HOUSTON, Texas (KTRK) -- After a long night, election results show Houston Mayor Sylvester Turner and challenger Tony Buzbee will head to a runoff in December.
A last-minute change by the Texas Secretary of State's Office delayed the results of the election until early Wednesday morning, when it became clear Buzbee had managed to keep the mayor from winning re-election outright.
Turner needed to win 50 percent plus one vote to avoid a runoff. As of 7 a.m., he had 47 percent of the vote to challenger Tony Buzbee's 28 percent.
The mayor released a statement Wednesday morning after the runoff announcement:
"To those who voted for me, thank you. To those who did not, I will work hard to earn your votes.
"The good news about this runoff is that Houstonians have a very simple and very clear choice for mayor: An experienced leader who has been delivering for Houston for more than 30 years? Or a Donald Trump imitator who has no experience, no ideas and will say anything, do anything or spend anything to get elected?
"I trust Houstonians to make the right decision for our city."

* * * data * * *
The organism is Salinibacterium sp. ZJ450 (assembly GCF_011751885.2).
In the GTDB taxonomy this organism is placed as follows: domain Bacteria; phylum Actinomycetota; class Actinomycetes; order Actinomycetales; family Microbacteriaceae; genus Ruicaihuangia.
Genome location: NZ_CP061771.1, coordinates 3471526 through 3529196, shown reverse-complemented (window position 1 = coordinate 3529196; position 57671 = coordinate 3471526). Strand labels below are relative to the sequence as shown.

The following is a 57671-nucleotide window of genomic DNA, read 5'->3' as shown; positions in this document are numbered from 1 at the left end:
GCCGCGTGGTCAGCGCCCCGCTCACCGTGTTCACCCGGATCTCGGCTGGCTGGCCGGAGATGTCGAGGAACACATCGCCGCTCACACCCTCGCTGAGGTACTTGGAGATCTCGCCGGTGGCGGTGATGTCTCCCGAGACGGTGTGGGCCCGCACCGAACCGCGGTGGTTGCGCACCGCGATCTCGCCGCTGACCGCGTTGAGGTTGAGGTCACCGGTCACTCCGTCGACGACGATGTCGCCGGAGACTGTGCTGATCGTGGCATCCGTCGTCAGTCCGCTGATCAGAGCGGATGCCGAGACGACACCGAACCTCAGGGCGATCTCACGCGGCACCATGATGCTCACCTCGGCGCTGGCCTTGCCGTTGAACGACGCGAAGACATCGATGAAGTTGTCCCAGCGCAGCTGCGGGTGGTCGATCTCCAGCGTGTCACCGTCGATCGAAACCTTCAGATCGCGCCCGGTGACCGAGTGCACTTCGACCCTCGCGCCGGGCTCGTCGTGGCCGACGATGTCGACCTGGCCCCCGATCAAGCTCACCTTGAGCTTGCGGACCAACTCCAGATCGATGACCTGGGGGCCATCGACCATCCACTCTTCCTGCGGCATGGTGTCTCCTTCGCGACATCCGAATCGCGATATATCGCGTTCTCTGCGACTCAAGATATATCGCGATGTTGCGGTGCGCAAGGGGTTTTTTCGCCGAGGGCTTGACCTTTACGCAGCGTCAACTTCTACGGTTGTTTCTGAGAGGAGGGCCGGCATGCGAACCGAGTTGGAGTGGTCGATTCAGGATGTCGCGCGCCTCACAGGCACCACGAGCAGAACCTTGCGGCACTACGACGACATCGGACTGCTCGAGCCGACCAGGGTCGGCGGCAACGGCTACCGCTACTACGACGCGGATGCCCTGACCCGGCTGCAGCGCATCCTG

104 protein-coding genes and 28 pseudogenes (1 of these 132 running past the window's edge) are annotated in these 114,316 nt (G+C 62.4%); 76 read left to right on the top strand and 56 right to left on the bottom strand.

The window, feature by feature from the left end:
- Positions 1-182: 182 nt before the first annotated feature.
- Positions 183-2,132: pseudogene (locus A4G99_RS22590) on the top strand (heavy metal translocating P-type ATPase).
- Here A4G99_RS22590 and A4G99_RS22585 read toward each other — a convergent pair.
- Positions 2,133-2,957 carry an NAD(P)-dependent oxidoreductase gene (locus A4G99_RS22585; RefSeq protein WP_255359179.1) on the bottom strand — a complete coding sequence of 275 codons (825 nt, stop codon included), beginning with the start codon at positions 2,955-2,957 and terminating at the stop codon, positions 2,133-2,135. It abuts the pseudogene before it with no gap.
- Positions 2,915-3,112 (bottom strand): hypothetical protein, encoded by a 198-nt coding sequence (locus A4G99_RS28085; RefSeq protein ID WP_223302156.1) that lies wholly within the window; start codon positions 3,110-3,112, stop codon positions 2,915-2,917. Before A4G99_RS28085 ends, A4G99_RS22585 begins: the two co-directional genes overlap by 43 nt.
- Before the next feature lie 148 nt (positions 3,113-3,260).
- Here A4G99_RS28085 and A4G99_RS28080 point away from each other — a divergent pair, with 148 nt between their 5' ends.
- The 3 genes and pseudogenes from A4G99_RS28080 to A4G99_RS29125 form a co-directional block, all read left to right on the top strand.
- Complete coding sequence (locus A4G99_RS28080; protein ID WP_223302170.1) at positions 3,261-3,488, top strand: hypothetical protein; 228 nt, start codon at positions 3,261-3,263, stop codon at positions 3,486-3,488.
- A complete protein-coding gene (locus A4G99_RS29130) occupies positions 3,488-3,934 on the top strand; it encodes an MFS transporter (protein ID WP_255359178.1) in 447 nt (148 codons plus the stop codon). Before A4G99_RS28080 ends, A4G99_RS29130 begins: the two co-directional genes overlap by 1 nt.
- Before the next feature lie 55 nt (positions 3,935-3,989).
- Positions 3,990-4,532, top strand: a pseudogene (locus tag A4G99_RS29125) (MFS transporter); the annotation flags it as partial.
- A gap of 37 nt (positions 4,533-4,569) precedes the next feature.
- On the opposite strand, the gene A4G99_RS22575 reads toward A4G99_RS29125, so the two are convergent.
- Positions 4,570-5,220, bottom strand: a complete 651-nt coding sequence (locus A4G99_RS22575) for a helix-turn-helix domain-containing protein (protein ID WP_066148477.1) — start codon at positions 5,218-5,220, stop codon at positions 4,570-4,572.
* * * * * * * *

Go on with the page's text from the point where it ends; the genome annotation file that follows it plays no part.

Earlier Tuesday, Turner said the numbers were a positive sign he can win re-election, and credited taking decisive action and a strong economy for helping him lead the vote.
"I've had 10 million-plus dollars in negative ads spent against us, and yet the voters pretty much rejected that, which is good for our city," Turner said.
Buzbee showed confidence late Tuesday however, telling cautiously optimistic supporters he would ultimately win in a runoff against Turner.
One Buzbee supporter we spoke with, Gilbert Garcia, told ABC13 he is feeling really good that the mayor will not run away with the race.
Garcia added that once Turner and Buzbee enter the runoff, they will re-approach the campaign.
"We're going to be rolling out our plan, because we need to be a little bit more specific on things we're going to do," Garcia said.
Bill King, who narrowly lost the mayoral race against Turner four years ago, trailed Buzbee for much of the night. As of 7 a.m., he was at 14 percent of the vote.
Before any additional precincts had been reported, King made a statement to supporters that acknowledged his current third-place finish in the early vote totals, but stopped short of conceding the election.
Fourth-place finisher Dwight Boykins said he would not be conceding the race Tuesday night.
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